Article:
Follow up to our Anime News Network Interview


We sat down with Anime News Network recently to talk about the Kamisama Kiss Goddess Edition, FUNimation’s first Premium Edition release. In the interview, we talk about why we decided to use Kamisama Kiss as our first title for this type of configuration, and why simulcasts numbers are so important. Click here to read the entire interview.


Since the interview was published, we’ve been reading some of the comments posted by fans, and we wanted to answer a few questions for you. So, we went to our Acquisitions Team to get the low down.

Why do simulcast views matter so much?


There are several reasons:

1)  We have to make decisions very early on regarding whether a title is a viable pick up for home video release, and then what type of home video release to produce so that we can get it on the market as quickly as possible. Fans want things released quickly and so do we. If we waited until months after a simulcast finishes airing to make these decisions then the release would take much longer to reach the market–which is something no one wants.

While simulcast views are only one of many metrics we use to track the performance and popularity of a brand it is a very important and valuable one. As an example, Hollywood pays careful attention to ratings (which simulcast views are similar to) when evaluating a show’s popularity.


2)  We aren’t the only ones paying attention to simulcast performance. Japanese licensors review simulcast view performance and consider it a metric of a brand’s success. Also, our business partners who manufacture merchandise want to know which brands are the most successful on simulcast etc.


3)  Think of a simulcast like it’s broadcast TV. Ratings are most important when a show is broadcasting a new season. Due to similar issues we deal with, business decisions must be made based on how well a show performed during its initial broadcast. Ratings and views of reruns/syndication are also good, but are less impactful to the brand and its chances of getting renewed.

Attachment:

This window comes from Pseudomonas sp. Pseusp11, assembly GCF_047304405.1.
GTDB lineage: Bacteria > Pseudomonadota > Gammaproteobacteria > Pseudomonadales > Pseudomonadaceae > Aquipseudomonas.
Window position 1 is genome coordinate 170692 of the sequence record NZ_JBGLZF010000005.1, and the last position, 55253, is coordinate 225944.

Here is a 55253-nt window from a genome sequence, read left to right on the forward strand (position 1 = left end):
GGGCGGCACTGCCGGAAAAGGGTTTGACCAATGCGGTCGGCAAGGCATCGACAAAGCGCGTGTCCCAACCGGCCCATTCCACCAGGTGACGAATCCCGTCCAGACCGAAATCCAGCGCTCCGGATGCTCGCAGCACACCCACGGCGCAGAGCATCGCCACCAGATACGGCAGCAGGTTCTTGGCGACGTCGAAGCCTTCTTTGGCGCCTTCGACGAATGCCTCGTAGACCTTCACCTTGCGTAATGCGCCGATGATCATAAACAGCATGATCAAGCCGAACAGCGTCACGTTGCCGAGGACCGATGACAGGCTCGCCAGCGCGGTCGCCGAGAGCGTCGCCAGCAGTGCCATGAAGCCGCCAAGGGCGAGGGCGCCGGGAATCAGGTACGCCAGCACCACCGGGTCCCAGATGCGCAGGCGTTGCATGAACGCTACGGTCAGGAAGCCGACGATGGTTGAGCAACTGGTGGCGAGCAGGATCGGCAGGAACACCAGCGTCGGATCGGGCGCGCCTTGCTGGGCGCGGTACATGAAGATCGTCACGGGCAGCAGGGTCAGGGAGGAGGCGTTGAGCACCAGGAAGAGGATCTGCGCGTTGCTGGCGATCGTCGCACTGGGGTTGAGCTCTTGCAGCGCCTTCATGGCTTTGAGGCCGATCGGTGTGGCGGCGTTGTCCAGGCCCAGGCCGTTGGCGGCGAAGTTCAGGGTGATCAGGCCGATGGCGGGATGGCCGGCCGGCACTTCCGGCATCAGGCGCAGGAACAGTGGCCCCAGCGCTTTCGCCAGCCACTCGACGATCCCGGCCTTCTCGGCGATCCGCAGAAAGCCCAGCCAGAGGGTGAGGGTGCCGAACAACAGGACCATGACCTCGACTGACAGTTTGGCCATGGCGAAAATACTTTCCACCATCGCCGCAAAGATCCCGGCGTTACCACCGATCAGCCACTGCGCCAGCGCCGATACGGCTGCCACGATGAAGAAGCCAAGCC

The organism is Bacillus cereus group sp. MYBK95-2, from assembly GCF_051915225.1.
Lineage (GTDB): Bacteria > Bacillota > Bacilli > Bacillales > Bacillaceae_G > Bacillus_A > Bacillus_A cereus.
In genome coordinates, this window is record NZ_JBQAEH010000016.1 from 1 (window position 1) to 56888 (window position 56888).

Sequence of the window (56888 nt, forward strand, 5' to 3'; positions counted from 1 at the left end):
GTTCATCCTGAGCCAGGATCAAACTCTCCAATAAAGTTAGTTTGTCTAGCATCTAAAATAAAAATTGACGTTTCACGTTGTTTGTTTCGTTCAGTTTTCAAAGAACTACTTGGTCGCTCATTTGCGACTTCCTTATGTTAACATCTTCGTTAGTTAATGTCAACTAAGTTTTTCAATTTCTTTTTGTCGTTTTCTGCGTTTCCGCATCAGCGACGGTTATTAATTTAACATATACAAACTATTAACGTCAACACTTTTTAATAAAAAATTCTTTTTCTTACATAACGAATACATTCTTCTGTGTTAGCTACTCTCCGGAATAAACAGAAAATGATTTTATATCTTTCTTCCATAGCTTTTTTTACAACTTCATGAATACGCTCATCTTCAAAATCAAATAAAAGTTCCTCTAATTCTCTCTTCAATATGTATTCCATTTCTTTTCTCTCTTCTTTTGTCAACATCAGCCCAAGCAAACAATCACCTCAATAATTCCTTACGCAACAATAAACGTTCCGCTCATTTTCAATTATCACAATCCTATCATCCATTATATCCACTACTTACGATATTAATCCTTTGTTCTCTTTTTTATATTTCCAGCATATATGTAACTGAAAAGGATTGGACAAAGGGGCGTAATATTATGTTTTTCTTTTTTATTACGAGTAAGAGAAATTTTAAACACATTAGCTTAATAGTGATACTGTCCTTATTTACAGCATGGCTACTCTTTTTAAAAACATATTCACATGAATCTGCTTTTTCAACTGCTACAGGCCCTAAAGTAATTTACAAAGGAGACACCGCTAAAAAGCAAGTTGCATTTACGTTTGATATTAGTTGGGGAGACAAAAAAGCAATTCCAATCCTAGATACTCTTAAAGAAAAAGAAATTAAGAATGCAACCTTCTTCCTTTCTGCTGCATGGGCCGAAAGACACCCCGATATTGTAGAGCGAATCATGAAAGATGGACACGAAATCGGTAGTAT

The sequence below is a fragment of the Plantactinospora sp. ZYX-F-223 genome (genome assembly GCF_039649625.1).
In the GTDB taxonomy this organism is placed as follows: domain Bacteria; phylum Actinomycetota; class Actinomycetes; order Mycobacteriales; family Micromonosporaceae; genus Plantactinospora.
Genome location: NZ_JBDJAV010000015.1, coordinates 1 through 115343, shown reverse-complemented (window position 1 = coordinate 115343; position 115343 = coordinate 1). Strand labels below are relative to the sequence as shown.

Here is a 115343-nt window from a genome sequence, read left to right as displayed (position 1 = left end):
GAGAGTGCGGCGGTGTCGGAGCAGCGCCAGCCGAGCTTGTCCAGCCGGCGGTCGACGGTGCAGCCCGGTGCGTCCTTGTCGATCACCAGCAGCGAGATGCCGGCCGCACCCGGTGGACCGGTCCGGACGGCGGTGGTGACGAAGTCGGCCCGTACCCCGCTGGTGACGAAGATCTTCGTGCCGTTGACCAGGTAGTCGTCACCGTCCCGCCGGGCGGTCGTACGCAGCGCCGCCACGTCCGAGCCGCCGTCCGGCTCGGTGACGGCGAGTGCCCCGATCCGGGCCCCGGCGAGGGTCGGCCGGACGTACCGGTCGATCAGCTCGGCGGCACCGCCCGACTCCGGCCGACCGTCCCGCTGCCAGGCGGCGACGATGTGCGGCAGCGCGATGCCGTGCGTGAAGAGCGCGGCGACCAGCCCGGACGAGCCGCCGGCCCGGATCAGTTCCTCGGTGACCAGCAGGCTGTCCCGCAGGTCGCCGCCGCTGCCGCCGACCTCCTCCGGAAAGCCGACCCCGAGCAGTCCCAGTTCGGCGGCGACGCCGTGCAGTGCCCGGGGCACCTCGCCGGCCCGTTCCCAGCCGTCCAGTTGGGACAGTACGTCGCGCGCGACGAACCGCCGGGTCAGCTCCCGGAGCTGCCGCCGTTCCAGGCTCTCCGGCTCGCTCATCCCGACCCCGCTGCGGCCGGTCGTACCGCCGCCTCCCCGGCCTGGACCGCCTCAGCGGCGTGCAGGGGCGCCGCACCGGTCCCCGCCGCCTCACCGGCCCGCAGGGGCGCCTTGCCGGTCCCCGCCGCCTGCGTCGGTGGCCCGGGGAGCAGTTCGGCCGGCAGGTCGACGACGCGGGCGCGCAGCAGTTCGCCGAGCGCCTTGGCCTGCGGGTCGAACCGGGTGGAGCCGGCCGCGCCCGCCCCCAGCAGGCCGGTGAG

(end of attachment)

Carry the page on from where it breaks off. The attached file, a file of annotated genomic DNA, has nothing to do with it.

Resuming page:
Are simulcasts a valid metric to measure brand popularity?

(This question was raised by Echo_City in the Anime News Network forum. You can read the full comment here.)


In the analysis we have done of past seasons, the simulcast view performance of a brand is one of the single best indicators of how well the home video will sell.


Will there be exceptions and outliers? Of course there will be. However, much more often than not, if way more people watch something like Attack on Titan/Psycho Pass/Kamisama Kiss that means it will sell more home video units than a brand that had far less simulcast views.


When should I watch a simulcast to best support the brand? Does it have to be within 24 hours of a new episode going live?


The time when views most help a brand are during its initial simulcast run. For a 13 episode series the time when your views have the most positive impact is the time from when episode one goes live to the week after episode 13 goes live (seven days from the posting of the last episode). While watching an episode within 24 hours of it being posted is great, as long as you watch during the simulcast run of the season it really doesn’t matter when.


After all of the episodes of a show’s season finish airing, it morphs from a “simulcast” into a “regular” streaming brand since there are no new episodes coming out until a possible future season.  In other words, it ceases to be a “simulcast” after it finishes airing new episodes. To most impact decisions made about that brand’s future, views during the simulcast matter most.


How can I most help a brand I like if I prefer to binge an entire season at once?


The best way to support a brand’s simulcast if you are a streaming “binger” is to binge it right before the last episode airs or during the 7-day period after the last episode goes live.  If you do this then your binge view of each episode will count toward the final simulcast view tally for that brand.


When we look at final performance of a brand’s simulcast we look at “life to date” view counts for every episode on the season from the date the first episode went live to seven days after the last episode went live. This will constitute its “simulcast period” for our planning purposes.


How else can I help FUNimation and brands besides just watching simulcasts?


  • Send your friends links to watch brands you like
  • Comment on our Facebook page
  • Communicate with us via social media – we are listening
  • Watch television broadcasts of our brands (ex. Space Dandy)
  • Purchase our content digitally (on iTunes, Xbox, PlayStation, etc.)
  • Pre-order home video releases
    • This helps us plan how much to manufacture and be more accurate
      • If we can order a bigger print run then we get lower cost of goods which frees up money elsewhere for things like brand acquisitions